Q: What is your opinion of the long-term prospects for contract manufacturers like FLEX
A: I mentioned the positive long-term fundamentals for the data-storage companies. I think the long-term prospects for the contract manufacturers are even more positive. Those stocks were the last ones to go down, and they have been the first ones to rally back. I would use any pullbacks in names like FLEX, Jabil Circuit [JBL
], Celestica [CLS
], and SCI Systems [SCI
] to buy.
Q: Where do you see QQQ
[Nasdaq 100 index fund] this year?
A: Keep in mind that the Nasdaq 100 is still heavily skewed toward large-cap tech names such as Oracle [ORCL
], Intel [INTC
], and Cisco [CSCO
]. As I said, I think the fundamentals for these companies will not turn until early next year at the earliest. The risk is that they won't turn until late next year. Therefore, the QQQ may actually underperform the other stock market indexes.
Q: Your opinion on JDS Uniphase [JDSU
A: The demand outlook for fiber optics and related equipment is murky at best. The valuations are still expensive. The risk is that the numbers still have to come down for companies such as JDSU. The only name that I own in that sector is Ciena [CIEN
] -- and it's a very small position.
Q: What do you think about T
's [AT&T's] near-term prospects?
A: AT&T is facing a bundle of challenges and issues. I would rather own a pure cable company such as Comcast [CMCSK
], and I would rather own WorldCom [WCOM
] to play a rebound in the telecom sector. I think WorldCom and Comcast together will outperform AT&T alone.
Q: What's your take on troubled Lucent [LU
A: Where do you begin with Lucent? It's Xerox and AT&T combined. However, although not ignoring the many challenges and hurdles that face this company, it probably will regain at least some of its market presence. I think a year from now, we'll be talking about the Lucent turnaround. Therefore, like with Xerox, if you have an appetite for a higher-risk investment, Lucent would probably be a good buy here.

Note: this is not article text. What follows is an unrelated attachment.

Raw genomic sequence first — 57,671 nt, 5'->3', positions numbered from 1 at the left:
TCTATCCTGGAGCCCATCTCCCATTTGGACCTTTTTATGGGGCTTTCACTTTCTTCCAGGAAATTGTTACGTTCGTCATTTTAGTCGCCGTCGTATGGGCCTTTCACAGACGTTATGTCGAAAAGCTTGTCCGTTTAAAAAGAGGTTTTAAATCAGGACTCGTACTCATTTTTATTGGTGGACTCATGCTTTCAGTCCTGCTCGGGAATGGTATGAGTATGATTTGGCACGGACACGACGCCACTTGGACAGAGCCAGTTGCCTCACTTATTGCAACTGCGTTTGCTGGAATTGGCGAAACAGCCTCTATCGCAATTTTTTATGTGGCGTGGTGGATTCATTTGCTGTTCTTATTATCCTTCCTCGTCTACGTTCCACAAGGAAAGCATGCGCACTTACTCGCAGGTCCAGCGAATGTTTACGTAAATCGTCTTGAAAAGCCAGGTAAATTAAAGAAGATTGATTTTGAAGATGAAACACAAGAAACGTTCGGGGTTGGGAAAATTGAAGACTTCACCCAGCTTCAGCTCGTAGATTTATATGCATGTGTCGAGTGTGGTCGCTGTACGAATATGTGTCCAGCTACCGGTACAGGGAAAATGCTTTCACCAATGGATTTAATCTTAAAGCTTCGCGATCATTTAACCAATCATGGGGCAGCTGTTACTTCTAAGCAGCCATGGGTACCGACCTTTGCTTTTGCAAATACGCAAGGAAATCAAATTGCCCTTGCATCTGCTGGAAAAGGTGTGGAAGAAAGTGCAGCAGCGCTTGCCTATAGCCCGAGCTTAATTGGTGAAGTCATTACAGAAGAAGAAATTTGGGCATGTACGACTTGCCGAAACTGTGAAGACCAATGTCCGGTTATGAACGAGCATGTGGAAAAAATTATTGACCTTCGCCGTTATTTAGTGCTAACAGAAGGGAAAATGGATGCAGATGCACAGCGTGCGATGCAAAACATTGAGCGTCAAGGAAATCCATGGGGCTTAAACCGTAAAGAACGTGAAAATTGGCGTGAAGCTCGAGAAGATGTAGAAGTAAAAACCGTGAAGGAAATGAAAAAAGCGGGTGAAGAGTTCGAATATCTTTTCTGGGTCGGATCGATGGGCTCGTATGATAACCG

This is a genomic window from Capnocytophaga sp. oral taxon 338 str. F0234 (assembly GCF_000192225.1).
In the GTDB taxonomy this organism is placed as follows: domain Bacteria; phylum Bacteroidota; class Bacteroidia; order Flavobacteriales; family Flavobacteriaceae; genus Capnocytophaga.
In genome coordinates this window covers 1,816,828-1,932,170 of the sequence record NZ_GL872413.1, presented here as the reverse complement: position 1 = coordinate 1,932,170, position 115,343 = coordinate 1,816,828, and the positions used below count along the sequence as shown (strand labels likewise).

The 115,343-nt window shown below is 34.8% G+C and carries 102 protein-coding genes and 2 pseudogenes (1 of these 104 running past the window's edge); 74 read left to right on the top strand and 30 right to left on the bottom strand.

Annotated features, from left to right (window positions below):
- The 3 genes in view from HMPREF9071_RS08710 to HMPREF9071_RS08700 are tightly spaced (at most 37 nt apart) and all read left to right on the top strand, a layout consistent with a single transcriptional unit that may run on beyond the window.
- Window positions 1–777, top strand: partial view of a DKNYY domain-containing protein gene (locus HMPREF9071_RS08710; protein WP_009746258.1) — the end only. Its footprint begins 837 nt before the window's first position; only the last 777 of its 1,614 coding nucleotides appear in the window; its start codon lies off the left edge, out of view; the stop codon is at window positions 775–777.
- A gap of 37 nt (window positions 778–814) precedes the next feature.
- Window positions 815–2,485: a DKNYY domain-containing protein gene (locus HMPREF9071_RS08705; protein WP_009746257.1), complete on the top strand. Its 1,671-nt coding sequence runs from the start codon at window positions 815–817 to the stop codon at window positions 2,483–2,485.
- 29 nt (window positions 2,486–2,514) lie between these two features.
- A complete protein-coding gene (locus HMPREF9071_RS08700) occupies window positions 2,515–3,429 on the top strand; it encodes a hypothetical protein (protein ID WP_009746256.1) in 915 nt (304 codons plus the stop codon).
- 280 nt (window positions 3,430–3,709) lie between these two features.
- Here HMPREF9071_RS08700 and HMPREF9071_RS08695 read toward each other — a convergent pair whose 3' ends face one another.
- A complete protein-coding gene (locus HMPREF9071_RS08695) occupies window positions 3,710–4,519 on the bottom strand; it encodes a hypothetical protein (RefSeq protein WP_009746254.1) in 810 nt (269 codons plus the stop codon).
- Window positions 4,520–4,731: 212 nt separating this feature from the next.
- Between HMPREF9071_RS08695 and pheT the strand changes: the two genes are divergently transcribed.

Q: Do you have hope for any Internet stocks?
A: I do think we're in the process of seeing the worst in fundamentals for the Net sector. If you want to get exposure to the Net in a well-established, high-quality company, I would buy AOL Time Warner. But I think that for the more risky investor, names such as Amazon [AMZN
] and DoubleClick [DCLK
] may prove to be very attractive investments over the next three years. Risks are still very high, though -- but so might be the potential returns.
Q: Excite@Home [ATHM
A: The good news is that I think the rollout of high-speed Net access via cable is going to accelerate as consumers can buy and install the cable modems themselves. The bad news is that ATHM's exclusive agreement with the cable companies is ending over the next 12 to 18 months. It's unclear under what terms they will renegotiate. The cable companies will more than likely not allow Excite@Home the exclusive arrangement it currently enjoys.
Q: What is your opinion of PALM
A: I like the product, but I'm not so sure about the stock. You've got increased competition at a point where demand growth is slowing. That's rarely a good combination.
Q: Chuck, in the bond portion of your ARK portfolio, what type of bonds do you hold?
A: About half of the bonds are high-grade corporate bonds. The other half are U.S. Treasuries, mortgage-backs, and CMOs. The average duration of the bonds is about in line with the overall bond markets, which is a little less than five years.
Q: What do you think about industrial giant Tyco International [TYC
], and do you think acquiring CIT Group [CIT
] will be good?
A: I own Tyco, and when I saw the initial announcement that they were buying CIT, I thought it was a bad idea. They were straying outside of their core businesses. However, after looking at it further, it appears they have gotten CIT at a very attractive price, and given Tyco's record of turning around acquired companies, I think it will actually turn out to be a good move. In fact, there are rumors that other companies are sniffing around CIT. GE has been mentioned as one. That to me is a very good endorsement.
Q: Energy and utility sectors were generally down today -- do you see this continuing? What is your opinion of these sectors?
A: I think the outlook for energy and power are positive. This is due to constraints on capacity in both sectors. For example, the price of gasoline has recently jumped 10 to 30 cents, not because of a jump in the price of oil but because of a lack of refining capacity. This country has underinvested in energy exploration, refining capacity, and power generation for at least a decade. Combining the shortages that I think will occur with a more friendly tone in Washington, there are some attractive opportunities in both sectors.